Rugby League Expert & Columnist
Brian Carney reviews Rugby League World Cup week two
Last Updated: 06/11/17 3:12pm
Round Two produced another captivating weekend…some teams covered themselves in glory, but others missed their chance to.
Port Moresby hosted a game of colour and commitment; I thought Ireland were clinging on for much of the contest, despite taking an early lead - and were fortunate the Kumuls didn't have the personnel to be more clinical.
Without a creative foil for Liam Finn, Mark Aston's side struggled when the Wakefield man ran out of ideas - but the Wolfhounds' physical commitment in the face of an incessant Papua New Guinea onslaught was nothing short of admirable. I tip my hat to every one of those bruised bodies.
Well done Papua New Guinea - and congratulations on the carnival, and crowds, you brought to the competition - and in Garry Lo, Super League may have a new superstar. But Michael Marum's side will need to be an awful lot smarter if they're to progress beyond the quarter-finals…
Miserable World Cups for Wales and Scotland essentially ended, if they ever really began, with both sides on the end of absolute hammerings.
In Wales' case their race is officially run. For Scotland, an extremely unlikely victory over Samoa would actually still see them through to the quarter-finals, despite having lost their two games to date by a combined total of 124-10.
The Bravehearts having three men sent home in disgrace marks this out as a campaign that will probably have set the international team back years - and unfortunately, maybe we saw the strength of Welsh and Scottish rugby league for what it is.
On the flip side, New Zealand, who could not have had more disruption going into the competition, were ruthlessly brilliant, and will force a re-think of their tournament prospects.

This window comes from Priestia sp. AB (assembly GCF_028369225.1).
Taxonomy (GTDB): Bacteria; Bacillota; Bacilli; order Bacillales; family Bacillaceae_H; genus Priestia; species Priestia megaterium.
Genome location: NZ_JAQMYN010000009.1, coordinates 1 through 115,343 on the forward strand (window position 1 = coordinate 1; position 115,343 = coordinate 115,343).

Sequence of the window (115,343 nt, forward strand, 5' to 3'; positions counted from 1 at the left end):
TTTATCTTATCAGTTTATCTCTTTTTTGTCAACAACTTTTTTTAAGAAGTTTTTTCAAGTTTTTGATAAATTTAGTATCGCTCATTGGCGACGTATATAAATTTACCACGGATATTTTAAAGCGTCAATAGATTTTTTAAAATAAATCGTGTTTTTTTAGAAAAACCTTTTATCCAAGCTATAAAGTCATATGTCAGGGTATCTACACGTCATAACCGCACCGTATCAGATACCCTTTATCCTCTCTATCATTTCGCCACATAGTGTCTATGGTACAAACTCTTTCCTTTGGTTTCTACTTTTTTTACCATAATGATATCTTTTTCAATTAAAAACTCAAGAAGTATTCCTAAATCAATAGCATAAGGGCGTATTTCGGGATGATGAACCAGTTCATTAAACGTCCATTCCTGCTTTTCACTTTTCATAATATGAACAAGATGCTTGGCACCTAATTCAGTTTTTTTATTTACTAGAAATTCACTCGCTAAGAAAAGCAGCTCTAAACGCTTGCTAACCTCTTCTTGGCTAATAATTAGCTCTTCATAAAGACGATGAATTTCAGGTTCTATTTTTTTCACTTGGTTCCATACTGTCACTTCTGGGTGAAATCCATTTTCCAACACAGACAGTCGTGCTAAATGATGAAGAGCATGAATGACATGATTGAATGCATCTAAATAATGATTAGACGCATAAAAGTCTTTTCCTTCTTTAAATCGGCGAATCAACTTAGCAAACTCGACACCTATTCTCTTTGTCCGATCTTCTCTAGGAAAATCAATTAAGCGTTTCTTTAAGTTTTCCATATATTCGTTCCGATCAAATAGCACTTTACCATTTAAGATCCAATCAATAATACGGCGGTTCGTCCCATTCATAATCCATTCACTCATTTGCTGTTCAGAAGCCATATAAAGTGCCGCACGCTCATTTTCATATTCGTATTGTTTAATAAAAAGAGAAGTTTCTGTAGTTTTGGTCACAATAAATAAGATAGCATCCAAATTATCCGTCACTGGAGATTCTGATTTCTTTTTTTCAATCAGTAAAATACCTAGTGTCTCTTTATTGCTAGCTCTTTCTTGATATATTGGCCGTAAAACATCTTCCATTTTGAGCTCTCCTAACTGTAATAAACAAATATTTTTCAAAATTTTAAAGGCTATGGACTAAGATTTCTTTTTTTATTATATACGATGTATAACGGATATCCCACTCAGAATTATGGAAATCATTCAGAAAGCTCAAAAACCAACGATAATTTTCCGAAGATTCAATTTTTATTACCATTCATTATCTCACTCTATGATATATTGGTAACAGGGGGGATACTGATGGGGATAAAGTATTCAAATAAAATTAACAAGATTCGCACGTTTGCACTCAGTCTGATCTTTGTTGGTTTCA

Fiji's only opponent was the clock for most of the game; a team in every sense of the word, where rugby league superstars, and some lesser lights, have blended together to form a side worth setting your alarm to get up for.
France, as absolute outsiders against Australia, did not roll over - and made the game watchable.
In the halves, Cameron Munster and Michael Morgan didn't exactly fire for the Kangaroos; England will be hoping,if they are to meet Mal Meninga's side later in this tournament, that there would be no Cooper Cronk or James Maloney available; without those two, the Kangaroos are far less effective.
Saturday's Pacific clash between Samoa and Tonga was everything you would hope international rugby league should be: massive crowds; a wonderful pre-match celebration of culture and entertainment; and some world superstars on show.
Matt Parish's men kept themselves within striking distance for longer than I thought they would - and made the Tongans work harder for their victory than many good judges anticipated. Tuimoala Lolohea and Ata Hingano were impressive at halfback and that perceived area of weekness disappeared a little.
Warrington's new recruit, Ben Murdoch-Masila, showed Wolves fans what they can expect next year, too; Salford followers will recognise that kind of display from the first half of Super League XXII.
They're a genuine threat, but they'll need that level of performance again if they're to cause an upset and reach the Final - or even win this competition…
Which leaves England. Of all the post-match reaction to Saturday's win over Lebanon, I thought the most honest was Ryan Hall. I agree: the display was disappointing; not good enough; with too many mistakes.
England, arguably the second or third best team in the world, should have put the Cedars to the sword. If this expensively catered-for side, with all their staff and facilities, cannot look effective in dismissing a team at Lebanon's level, then there are issues.
Yes, they needed to win the match; I get that - but a performance is needed as well. There's no hiding it: the likes of Robbie Farah and Mitchell Moses may be very good players, but if that's not being reviewed as a substandard display, then Wayne Bennett's men are in a world of trouble.
England were close to full-strength - but there are players not reaching the levels we know they can - and others, perhaps more worryingly, who appear incapable of raising their impressive club level on the international stage.
With a bit of luck, England can still win the tournament, but there's so much room for improvement, and maybe therein lies the hope…